Folate and B12 may work in tandem to preserve cognitive function
Folate and vitamin B12, two important nutrients for the development of healthy nerves and blood cells, may work as a team to protect cognitive function among seniors, according to new research done at Tufts.
“We found a strong relationship between high folate status and good cognitive function among people 60 and older who also had adequate levels of vitamin B12,” said Martha Savaria Morris, an epidemiologist at the Jean Mayer USDA Human Nutrition Research Center on Aging (HNRCA) at Tufts. The study, which was published in the January issue of the American Journal of Clinical Nutrition, also found that low levels of vitamin B12 were associated with increased cognitive impairment.
Using data collected from the National Health and Nutrition Examination Survey (NHANES) between 1999 and 2002, Morris and her colleagues found that people with normal vitamin B12 status and high serum folate, which is a measure of folate in the blood, scored higher on a cognitive function test. Blood tests were used to determine folate and vitamin B12 levels, and the cognitive function test assessed aptitudes such as response speed, sustained attention, visual spatial skills, associative learning and memory. Cognitive impairment was identified when a subject fell into the bottom 20th percentile of the distribution on the test.
“People with normal vitamin B12 status performed better if their serum folate was high,” said Morris, the corresponding author on the study. “But for people with low vitamin B12 status, high serum folate was associated with poor performance on the cognitive test.”
Seniors with low vitamin B12 status and high serum folate were also significantly more likely to have anemia. “For seniors, low vitamin B12 status and high serum folate was the worst combination,” Morris said, noting that anemia and cognitive impairment were observed nearly five times as often for people with this combination than among people with normal vitamin B12 and normal folate.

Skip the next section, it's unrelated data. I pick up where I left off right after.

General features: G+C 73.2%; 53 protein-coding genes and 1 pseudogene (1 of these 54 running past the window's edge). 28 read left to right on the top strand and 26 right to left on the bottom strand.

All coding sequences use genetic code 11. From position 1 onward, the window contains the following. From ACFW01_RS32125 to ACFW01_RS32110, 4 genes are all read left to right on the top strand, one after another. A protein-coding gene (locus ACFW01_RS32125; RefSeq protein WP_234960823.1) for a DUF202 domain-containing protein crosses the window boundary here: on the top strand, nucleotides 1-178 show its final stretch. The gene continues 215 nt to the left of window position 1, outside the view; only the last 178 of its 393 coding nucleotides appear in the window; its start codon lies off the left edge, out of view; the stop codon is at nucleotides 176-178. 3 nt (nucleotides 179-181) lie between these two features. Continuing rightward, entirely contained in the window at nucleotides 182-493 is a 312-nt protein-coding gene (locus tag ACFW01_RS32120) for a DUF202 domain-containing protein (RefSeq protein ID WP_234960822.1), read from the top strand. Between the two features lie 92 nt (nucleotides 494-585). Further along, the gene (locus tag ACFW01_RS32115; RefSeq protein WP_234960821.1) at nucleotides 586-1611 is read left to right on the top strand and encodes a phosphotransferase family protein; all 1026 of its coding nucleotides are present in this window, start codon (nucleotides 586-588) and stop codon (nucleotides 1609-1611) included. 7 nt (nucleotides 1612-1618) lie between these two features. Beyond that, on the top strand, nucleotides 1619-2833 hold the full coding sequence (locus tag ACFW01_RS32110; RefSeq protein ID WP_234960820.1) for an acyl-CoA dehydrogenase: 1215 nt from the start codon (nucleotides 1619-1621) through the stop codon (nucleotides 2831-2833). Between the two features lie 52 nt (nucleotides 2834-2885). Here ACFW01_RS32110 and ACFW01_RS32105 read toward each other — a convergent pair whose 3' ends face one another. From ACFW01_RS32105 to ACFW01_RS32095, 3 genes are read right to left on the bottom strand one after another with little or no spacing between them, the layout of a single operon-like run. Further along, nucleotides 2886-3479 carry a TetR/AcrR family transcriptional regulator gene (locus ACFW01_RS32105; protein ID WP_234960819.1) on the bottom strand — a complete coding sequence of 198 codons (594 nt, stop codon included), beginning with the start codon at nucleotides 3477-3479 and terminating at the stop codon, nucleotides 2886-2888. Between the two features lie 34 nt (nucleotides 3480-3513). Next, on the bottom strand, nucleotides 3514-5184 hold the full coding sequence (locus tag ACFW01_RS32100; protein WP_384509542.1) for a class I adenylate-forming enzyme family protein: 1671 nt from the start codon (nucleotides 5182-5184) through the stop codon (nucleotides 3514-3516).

Vitamin B12 deficiency, which affects many seniors due to age-related decreases in absorption, can impact the production of DNA needed for new cells, as well as neurological function.
Vitamin B12 is found in meat, fish, poultry, eggs and dairy products, while folate is found in leafy green vegetables, citrus fruits and beans. In 1998, the U.S. Food and Drug Administration required that all enriched cereal-grain products be fortified with folic acid, the synthetic form of folate, to help prevent birth defects in infants.
Senior study author Jacob Selhub, director of the Vitamin Metabolism Laboratory at the HNRCA and a professor at the Friedman School, said, “Our findings support the often-expressed idea that many seniors would benefit from more folate, but the research shows that we must look at the effects this would have on seniors with age-related vitamin B12 deficiency, who may be more numerous than once realized. There are also indications that too much folic acid and too little B12 is a general phenomenon that affects other systems in the body, and might be a factor in some other diseases.”